Animal welfare and conservation, the debate we must have: A response to Draper and Bekoff (2012)
McMahon, CR and Harcourt, R and Bateson, P and Hindell, MA, Animal welfare and conservation, the debate we must have: A response to Draper and Bekoff (2012), Biological Conservation, 158 pp. 424. ISSN 0006-3207 (2013) [Letter or Note in Journal]
We are delighted that our work (McMahon et al., 2012) has
stimulated fresh debate (Draper and Bekoff, 2012) surrounding
the welfare of wild animals in conservation research. We contend
that assessing individual animal welfare in the broader conservation
context needs careful thought. While Draper and Bekoff
(2012) raise a number pertinent issues around how best to ensure
that animals are treated humanely and with care in any research
project. The question of how this should be done remains unresolved.
We reiterate that the Bateson Cube approach offers
researchers, welfare advocates and bodies such as animal ethics
committees, a practical tool with which to assess the appropriateness
of a particular piece of proposed research. While Draper and
Bekoff question the value of assessments of the importance of research,
they are willing to castigate trivial research – as are we.
Since trivial research is of no importance, they already accept that
such judgements can be made. Responsible funding bodies are
bound to consider the importance of research when they decide
whether or not to support a grant proposal. Similarly those bodies
concerned with research projects that have implications for medicine
or the public good make assessments of the likelihood of benefit.
Indeed, the bio-medical community has used the Bateson Cube
successfully for a number of decades, proving the strength of this
approach. We can see no good reason why it should not be applied
to the welfare of animals in conservation research.
Conservation biology, the crisis discipline (Soulé, 1985) continues
to face new challenges and adopting proven tools such as the
Bateson Cube can only help resolves challenges in its path. For
example, within the burgeoning field of conservation medicine,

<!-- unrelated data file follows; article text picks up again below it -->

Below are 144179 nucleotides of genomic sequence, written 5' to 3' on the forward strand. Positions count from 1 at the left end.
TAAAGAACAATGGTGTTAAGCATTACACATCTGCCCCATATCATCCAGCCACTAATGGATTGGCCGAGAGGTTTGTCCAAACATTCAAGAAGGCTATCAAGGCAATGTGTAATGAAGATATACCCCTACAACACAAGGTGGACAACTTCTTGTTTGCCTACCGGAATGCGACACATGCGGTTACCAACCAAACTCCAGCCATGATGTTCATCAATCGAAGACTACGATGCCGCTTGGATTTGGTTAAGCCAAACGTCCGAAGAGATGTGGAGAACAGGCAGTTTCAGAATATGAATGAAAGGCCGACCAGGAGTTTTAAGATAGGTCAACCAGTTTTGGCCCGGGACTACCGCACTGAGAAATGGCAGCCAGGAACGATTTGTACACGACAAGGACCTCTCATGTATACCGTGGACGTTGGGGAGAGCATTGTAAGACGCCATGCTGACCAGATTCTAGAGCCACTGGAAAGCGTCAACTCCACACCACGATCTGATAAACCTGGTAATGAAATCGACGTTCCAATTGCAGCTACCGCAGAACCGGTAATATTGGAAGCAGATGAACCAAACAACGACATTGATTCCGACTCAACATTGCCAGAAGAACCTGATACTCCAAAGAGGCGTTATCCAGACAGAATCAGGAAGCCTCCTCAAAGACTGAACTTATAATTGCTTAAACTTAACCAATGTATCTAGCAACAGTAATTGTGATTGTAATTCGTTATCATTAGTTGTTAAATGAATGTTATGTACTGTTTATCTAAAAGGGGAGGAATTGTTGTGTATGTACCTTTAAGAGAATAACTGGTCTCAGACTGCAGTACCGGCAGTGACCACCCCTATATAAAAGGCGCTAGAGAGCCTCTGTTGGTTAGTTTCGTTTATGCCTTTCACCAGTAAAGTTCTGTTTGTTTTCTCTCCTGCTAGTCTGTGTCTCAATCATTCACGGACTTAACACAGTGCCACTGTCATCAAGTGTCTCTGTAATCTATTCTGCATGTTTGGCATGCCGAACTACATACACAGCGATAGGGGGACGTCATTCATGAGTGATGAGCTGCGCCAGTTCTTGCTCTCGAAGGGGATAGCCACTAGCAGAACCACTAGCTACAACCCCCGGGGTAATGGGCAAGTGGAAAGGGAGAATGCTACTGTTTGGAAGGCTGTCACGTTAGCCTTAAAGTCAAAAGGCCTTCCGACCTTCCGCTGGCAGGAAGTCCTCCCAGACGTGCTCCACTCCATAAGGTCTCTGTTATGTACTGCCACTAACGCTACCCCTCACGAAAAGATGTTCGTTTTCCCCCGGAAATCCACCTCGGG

(the discipline that integrates veterinary medicine, conservation
biology and public health in order to advance biodiversity conservation)
applying such a well established process to a new situation
seems entirely appropriate. It is not our intention to oversimplify
or demean the importance of animal welfare in conservation
research. Rather, our aim was to highlight that in a complex,
emotionally riven debate such as animal welfare where decisions
are difficult and rarely clear-cut, we need the best, most objective
tools available. Undoubtedly, much remains to be resolved in how
the three axes in the cube are assessed and this remains the challenge
for all of us researching animals. Yet it is important to
remember that conservation scientists are not starting from
scratch, the Bateson Cube has itself seen refinement with use over
several decades. For example, Draper and Bekoff suggest that in
addition to the 3Rs of Replacement, Refinement and Reduction, a
fourth ‘R’, Refusal, be adopted by Conservation Biologists, yet this
is already explicitly represented in the Cube within the ‘unacceptable’
area of the Cube.
It is our sincere hope that Draper and Bekoff’s response is the
first of many in this debate, not because we are trying to pick a
fight, belittle or dismiss as sentimentalism concern for individual
animal welfare, but, because of the importance of ensuring high
standards of animal welfare in conjunction with the urgent need
for individual-based research in the face of increasing rates of
extinction. In many ways this is a debate that should have occurred
decades ago. It is only occurring now because species continue to
be lost at rates much greater than background extinction rates.
Extinction is forever, yet in the face of this onslaught public concern
for animal welfare has halted programs at critical junctures.
It is our collective responsibility to actively pursue a resolution
that is palatable to all sides of the debate. Without this we risk species
loss due to insufficient knowledge even at the expense of no
advance in the humane care and research of animals.
Maintaining high standards of individual animal welfare is central
to effective conservation science research conducted to advance
our understanding of individual life-histories, vital rates
and population viability. As Draper and Bekoff contend, considering
individual animals is essential. Using tools such as Bateson’s
cube which explicitly acknowledge this is an important step to
resolving the debate.